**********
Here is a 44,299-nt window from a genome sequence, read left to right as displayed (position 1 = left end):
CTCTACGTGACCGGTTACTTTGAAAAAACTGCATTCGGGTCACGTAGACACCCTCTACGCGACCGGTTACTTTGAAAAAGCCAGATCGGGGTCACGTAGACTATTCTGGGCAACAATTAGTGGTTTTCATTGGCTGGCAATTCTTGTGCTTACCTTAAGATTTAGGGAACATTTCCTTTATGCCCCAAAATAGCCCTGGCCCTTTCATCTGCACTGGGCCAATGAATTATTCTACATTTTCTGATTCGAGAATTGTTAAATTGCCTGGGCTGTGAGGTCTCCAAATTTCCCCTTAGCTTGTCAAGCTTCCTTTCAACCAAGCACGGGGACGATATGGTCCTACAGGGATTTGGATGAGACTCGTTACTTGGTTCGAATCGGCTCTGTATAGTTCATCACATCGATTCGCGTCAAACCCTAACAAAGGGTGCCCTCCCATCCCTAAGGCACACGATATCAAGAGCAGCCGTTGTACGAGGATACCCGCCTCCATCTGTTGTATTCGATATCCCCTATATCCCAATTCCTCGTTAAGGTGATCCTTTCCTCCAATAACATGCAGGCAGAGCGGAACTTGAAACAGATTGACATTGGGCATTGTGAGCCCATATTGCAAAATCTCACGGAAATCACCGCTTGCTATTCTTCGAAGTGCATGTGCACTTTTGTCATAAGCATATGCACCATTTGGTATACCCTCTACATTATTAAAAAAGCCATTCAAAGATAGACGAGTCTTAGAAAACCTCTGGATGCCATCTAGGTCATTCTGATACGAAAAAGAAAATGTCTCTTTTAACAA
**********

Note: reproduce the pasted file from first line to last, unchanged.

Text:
Here is a 44,299-nt window from a genome sequence, read left to right as displayed (position 1 = left end):
CTCTACGTGACCGGTTACTTTGAAAAAACTGCATTCGGGTCACGTAGACACCCTCTACGCGACCGGTTACTTTGAAAAAGCCAGATCGGGGTCACGTAGACTATTCTGGGCAACAATTAGTGGTTTTCATTGGCTGGCAATTCTTGTGCTTACCTTAAGATTTAGGGAACATTTCCTTTATGCCCCAAAATAGCCCTGGCCCTTTCATCTGCACTGGGCCAATGAATTATTCTACATTTTCTGATTCGAGAATTGTTAAATTGCCTGGGCTGTGAGGTCTCCAAATTTCCCCTTAGCTTGTCAAGCTTCCTTTCAACCAAGCACGGGGACGATATGGTCCTACAGGGATTTGGATGAGACTCGTTACTTGGTTCGAATCGGCTCTGTATAGTTCATCACATCGATTCGCGTCAAACCCTAACAAAGGGTGCCCTCCCATCCCTAAGGCACACGATATCAAGAGCAGCCGTTGTACGAGGATACCCGCCTCCATCTGTTGTATTCGATATCCCCTATATCCCAATTCCTCGTTAAGGTGATCCTTTCCTCCAATAACATGCAGGCAGAGCGGAACTTGAAACAGATTGACATTGGGCATTGTGAGCCCATATTGCAAAATCTCACGGAAATCACCGCTTGCTATTCTTCGAAGTGCATGTGCACTTTTGTCATAAGCATATGCACCATTTGGTATACCCTCTACATTATTAAAAAAGCCATTCAAAGATAGACGAGTCTTAGAAAACCTCTGGATGCCATCTAGGTCATTCTGATACGAAAAAGAAAATGTCTCTTTTAACAA